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The Mind of the Messiah

St. Mary the Virgin Anglican Church. Palm Sunday, April 5, 2020, Beth Christianson

Well, I think this may go on record as the strangest Palm Sunday I have ever passed in my life in the Church.  Last year at this time, we were parading in St. Mary’s with palm branches, palm crosses, and banners.  We sang, we lit candles.  When I think back, my imagination conjures up sound and motion and color.  Today, I am thinking of each of you in your homes, with your loved ones.  I hope that you are singing together, and that you found something to stand in for palm branches!

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Image of the Invisible

July 21, 2019

Beth Christianson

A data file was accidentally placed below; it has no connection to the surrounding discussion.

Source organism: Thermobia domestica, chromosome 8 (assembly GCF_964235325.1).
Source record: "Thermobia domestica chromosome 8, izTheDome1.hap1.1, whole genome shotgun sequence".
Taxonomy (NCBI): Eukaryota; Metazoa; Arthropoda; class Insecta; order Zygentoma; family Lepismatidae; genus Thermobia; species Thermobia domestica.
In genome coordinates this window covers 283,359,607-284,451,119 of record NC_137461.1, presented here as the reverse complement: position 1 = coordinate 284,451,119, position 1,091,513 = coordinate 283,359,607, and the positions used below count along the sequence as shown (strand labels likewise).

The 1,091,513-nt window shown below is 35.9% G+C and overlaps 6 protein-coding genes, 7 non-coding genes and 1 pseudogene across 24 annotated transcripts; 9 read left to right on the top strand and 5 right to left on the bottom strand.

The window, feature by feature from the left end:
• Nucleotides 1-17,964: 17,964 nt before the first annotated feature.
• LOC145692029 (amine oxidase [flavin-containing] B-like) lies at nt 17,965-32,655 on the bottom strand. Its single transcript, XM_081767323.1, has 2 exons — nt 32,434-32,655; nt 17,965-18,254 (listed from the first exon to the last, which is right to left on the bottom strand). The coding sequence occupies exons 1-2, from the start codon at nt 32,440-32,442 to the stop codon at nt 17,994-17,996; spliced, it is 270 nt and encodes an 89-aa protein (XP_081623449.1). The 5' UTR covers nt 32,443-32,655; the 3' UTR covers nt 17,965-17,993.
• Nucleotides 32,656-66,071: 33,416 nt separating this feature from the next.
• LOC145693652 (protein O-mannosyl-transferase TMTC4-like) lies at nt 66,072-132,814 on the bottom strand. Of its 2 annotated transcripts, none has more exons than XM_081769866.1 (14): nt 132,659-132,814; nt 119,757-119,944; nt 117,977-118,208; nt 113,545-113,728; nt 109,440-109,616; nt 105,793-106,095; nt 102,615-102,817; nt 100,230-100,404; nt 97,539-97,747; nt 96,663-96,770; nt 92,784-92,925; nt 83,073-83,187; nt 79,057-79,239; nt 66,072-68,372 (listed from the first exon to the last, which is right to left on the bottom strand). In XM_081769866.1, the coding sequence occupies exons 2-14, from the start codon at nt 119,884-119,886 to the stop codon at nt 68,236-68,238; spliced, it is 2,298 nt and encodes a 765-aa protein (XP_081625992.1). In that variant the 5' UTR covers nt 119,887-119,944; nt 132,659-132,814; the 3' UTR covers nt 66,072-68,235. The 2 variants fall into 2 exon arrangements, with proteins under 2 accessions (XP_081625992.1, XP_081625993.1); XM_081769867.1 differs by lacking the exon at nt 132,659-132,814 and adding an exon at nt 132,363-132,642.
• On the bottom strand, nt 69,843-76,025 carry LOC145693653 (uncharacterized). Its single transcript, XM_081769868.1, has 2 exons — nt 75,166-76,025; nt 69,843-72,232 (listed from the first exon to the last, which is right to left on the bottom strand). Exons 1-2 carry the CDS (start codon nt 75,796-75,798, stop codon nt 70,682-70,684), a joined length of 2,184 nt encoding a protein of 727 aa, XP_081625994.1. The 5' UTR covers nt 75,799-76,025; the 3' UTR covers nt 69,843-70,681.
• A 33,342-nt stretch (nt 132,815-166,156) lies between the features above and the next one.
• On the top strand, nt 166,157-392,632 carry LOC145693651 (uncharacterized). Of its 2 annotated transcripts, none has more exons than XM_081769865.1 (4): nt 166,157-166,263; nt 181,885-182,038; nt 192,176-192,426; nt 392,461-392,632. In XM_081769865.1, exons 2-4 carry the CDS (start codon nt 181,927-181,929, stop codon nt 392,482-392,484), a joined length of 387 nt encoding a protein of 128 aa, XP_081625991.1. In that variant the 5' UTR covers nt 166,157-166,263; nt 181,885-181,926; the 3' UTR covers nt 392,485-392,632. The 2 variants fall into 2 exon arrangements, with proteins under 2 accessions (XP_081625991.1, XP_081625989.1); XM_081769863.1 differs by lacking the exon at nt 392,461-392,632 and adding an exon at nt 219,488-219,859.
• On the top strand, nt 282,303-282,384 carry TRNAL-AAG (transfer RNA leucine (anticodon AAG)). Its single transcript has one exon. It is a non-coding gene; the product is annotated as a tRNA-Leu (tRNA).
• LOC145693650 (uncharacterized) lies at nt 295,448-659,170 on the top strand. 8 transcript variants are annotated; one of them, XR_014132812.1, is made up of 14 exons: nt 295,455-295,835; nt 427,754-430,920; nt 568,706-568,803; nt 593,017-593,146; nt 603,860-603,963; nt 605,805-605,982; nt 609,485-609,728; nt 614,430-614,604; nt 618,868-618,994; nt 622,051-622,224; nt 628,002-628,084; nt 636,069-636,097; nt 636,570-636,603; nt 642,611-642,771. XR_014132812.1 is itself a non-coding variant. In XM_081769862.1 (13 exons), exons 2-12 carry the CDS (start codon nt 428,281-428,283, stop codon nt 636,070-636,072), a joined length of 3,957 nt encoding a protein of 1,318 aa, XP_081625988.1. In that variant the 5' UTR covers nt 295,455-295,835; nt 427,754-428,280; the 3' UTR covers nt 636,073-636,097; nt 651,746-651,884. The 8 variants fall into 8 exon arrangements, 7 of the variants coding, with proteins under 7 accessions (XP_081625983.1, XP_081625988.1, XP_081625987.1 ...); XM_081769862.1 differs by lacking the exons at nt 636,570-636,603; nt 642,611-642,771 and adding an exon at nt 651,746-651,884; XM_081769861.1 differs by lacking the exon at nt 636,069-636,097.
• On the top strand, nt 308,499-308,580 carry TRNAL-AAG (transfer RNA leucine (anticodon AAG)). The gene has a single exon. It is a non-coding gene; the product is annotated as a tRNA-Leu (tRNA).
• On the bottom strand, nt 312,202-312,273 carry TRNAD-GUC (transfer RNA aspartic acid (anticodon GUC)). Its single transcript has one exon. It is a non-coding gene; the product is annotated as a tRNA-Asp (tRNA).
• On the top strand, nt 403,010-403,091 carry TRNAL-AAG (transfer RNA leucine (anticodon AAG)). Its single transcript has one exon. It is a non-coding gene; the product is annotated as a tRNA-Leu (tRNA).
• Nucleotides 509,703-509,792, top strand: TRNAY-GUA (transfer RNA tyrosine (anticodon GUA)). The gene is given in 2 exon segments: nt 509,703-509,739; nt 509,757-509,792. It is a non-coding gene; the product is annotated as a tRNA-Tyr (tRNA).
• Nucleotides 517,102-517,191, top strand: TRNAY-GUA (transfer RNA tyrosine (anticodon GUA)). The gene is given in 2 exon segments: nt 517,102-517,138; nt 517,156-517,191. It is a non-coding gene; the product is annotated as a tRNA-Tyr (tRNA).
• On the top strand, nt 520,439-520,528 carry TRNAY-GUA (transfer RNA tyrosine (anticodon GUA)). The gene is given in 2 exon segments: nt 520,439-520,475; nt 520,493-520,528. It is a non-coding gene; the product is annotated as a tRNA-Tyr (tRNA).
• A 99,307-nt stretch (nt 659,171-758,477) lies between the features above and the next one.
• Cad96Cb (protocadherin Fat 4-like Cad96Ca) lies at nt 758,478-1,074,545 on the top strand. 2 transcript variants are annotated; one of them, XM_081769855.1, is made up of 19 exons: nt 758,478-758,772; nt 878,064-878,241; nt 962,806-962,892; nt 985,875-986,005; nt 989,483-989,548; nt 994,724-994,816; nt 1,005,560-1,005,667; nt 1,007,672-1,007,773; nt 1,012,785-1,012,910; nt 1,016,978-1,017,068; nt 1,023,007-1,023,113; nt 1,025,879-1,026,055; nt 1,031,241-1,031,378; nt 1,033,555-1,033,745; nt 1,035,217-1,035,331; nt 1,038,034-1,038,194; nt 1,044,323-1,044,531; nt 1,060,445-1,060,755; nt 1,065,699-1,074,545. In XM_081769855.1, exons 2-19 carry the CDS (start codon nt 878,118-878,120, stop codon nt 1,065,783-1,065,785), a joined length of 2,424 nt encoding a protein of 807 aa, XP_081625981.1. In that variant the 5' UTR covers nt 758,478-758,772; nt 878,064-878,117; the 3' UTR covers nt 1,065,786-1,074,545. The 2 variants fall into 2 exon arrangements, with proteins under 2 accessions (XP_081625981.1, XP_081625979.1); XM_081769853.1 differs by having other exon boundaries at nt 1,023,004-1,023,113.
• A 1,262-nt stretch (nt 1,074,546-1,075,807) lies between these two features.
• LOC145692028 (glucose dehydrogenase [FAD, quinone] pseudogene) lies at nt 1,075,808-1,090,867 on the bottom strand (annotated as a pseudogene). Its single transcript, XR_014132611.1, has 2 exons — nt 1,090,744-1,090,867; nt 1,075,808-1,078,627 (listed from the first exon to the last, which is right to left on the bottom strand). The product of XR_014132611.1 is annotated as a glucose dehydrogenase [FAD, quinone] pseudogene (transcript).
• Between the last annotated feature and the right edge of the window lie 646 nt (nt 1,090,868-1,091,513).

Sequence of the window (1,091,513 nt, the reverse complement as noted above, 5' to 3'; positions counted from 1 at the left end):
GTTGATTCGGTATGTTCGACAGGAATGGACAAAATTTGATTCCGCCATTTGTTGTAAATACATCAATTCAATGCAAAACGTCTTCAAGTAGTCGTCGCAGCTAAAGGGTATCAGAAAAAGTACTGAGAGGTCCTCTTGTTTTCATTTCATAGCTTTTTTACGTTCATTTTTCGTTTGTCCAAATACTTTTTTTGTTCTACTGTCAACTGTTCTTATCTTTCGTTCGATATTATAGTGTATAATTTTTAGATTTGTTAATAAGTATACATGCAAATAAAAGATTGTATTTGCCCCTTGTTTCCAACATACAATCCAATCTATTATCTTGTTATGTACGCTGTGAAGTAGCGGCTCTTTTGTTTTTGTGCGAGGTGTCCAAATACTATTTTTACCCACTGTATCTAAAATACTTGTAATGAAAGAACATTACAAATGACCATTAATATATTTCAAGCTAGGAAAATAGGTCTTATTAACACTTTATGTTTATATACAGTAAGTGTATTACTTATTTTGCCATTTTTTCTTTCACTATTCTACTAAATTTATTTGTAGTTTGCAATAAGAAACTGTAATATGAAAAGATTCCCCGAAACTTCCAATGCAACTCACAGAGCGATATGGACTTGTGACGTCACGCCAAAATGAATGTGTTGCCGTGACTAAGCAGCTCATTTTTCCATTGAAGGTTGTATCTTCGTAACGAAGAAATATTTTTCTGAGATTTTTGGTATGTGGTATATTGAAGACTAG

I indulged in a flight of fancy this week. I imagined the preacher as preschool teacher, and the authors of our various lections as mini, four-year-old versions of themselves. Over there is Amos, watching the news on television and scolding the authorities who are explaining why tearing down an old and poverty-stricken neighbourhood to make room for a shopping mall is a good idea. And in that corner, little Paul is standing on a chair looking out the window, declaiming poetry to the squirrel in the tree outside. And here in front of me is sweet Luke. He’s got a big idea for a great story, and he’s sitting at the little tab!e with his crayons and a big sheet of drawing paper, making a map to go with his story world, a la J.R.R. Tolkien. The psalmist is the little girl sitting in the playhouse singing to her doi!. Even little Collect is there. She’s the kid who invariably catches you if you stub your toe and swear. and she mostly only speaks in short, declarative sentences. Working with these preschool iections is a little bit like herding cats. It takes a light touch and a little bit of reverse psychology, but the trick is to get them to realize that in fact, they are all telling the same story.